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Tuesday, January 26, 2021

Injury shouldn’t be enough to hold you back

Our regular columnist, Stephen Smith, from Merewether Fitness Studio, speaks about how doing nothing causes him the most grief, rather than the occasional pain and discomfort that stems from numerous injuries.

With spring upon us, I know many of you are thinking that it’s time to get a bit fitter and a bit healthier but maybe don’t know where to start, or perhaps you are held back by injury?

One of the main reasons many people avoid exercise is injury or non-specific chronic pain at various locations in the body, especially the lower back, knees and shoulders.

In fact, the Medical Journal of Australia suggests that up to 80% of Australians will experience back pain at some point in their lives and 10% will experience significant disability as a result.

Looking at these statistics, if everyone with some form of back pain avoided exercise then the gyms of Australia would be empty, but they are far from it.

So, this week I would like to offer some tips on exercising with injuries.

Talk to your doctor and get clearance. Your GP may also suggest a facility or a type of exercise best suited to your particular limitations or medical conditions.

Begin with a one-on-one or small group session where you will be closely supervised.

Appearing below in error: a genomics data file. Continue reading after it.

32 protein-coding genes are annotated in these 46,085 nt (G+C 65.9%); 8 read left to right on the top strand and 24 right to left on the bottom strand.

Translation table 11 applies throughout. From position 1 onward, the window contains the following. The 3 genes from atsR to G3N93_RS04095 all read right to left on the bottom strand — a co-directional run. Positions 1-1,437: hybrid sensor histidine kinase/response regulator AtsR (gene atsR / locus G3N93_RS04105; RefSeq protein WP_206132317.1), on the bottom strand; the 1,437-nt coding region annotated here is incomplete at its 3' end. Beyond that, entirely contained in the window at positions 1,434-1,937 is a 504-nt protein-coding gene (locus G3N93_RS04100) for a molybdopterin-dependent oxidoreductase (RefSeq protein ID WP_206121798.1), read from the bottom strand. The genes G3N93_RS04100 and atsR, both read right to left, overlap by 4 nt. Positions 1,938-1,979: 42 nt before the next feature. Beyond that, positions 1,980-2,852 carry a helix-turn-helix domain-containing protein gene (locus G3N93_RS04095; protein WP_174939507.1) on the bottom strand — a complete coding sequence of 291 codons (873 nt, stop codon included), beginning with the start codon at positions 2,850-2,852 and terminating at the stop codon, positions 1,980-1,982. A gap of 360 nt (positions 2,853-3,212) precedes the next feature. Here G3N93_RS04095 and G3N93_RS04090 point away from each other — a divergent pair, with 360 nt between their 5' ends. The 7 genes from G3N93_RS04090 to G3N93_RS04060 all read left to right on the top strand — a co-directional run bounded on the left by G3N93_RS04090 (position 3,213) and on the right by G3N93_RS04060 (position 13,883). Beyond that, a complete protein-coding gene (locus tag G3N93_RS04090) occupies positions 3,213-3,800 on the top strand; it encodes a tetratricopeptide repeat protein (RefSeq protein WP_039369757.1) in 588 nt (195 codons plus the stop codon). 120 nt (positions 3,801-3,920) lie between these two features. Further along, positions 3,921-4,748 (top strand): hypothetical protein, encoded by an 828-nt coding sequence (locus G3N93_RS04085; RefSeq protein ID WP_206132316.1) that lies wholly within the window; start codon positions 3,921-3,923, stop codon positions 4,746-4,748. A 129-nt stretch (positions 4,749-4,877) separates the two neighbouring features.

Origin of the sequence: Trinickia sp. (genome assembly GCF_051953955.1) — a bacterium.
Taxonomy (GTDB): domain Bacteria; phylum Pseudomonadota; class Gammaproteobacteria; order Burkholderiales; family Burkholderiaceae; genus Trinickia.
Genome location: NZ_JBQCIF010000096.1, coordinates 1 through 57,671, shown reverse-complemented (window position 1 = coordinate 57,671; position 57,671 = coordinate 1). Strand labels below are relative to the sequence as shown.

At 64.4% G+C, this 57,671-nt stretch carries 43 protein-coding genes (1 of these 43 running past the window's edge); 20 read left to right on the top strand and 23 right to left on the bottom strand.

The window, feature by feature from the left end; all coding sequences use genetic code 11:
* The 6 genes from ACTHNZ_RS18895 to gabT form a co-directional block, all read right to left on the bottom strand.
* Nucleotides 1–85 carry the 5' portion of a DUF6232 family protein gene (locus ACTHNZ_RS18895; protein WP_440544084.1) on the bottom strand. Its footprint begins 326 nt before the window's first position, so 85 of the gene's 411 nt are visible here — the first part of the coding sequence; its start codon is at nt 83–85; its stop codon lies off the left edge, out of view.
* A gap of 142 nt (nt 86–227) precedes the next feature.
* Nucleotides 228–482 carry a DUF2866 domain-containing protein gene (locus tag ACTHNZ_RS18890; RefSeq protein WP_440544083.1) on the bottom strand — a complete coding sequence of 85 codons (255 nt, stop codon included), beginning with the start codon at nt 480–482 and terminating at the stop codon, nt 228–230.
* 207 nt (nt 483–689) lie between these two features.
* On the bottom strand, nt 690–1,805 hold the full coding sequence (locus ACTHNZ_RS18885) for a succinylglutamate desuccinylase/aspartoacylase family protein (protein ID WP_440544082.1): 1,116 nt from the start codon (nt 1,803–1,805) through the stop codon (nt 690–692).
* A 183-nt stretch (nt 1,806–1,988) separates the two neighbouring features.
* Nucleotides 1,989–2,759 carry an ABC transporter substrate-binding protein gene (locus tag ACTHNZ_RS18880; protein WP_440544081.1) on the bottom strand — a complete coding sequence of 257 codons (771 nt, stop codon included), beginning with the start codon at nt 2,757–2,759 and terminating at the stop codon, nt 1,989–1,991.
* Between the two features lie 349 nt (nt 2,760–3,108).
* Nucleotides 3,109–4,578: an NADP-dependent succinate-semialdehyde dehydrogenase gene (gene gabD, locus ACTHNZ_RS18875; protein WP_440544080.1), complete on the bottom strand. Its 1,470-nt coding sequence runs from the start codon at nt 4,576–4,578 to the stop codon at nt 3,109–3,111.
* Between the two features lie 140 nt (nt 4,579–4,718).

Owner and Head Trainer at Merewether Fitness Studio, Stephen Smith.

Choose an experienced exercise professional and preferably one that comes recommended. I believe that, in Newcastle, word of mouth is still the best form of advertisement.

A Personal Trainers role is not to diagnose your injuries. The right trainer will refer you on to a physiotherapist if they think it’s necessary.

The majority of exercises can be modified so you can continue to train while avoiding pain.

Sometimes a little pain is required in order to strengthen the muscles around the joint that may be giving you trouble. This is where you, as the client, need to: 1. Have faith in your trainer; and 2: Practice good self-body awareness and recognise the difference between good pain and bad pain.

Communicate with your trainer and don’t be afraid to speak up if something does not feel right.

Nearly all scientific data shows that using exercise as an intervention can significantly reduce lower back pain along with other injuries. I am living proof of this.

At 53, I have some significant injuries: a ruptured disk in my lower back, a bulging disk in my neck, bursitis in both shoulders.

My left knee has virtually no cartilage and is riddled with arthritis. Despite these challenges, I am fit and healthy and do some form of exercise most days of the week such as weights, surfing, riding my bike, and the occasional game of tennis.

Yes, occasionally there is pain and discomfort, but do you know what gives me the most grief? Doing nothing.

So, if you are looking to get back into some exercise but are carrying an injury, don’t focus on what you can’t do. Focus on what you can.

Until next time,

Health & Happiness,

Stephen

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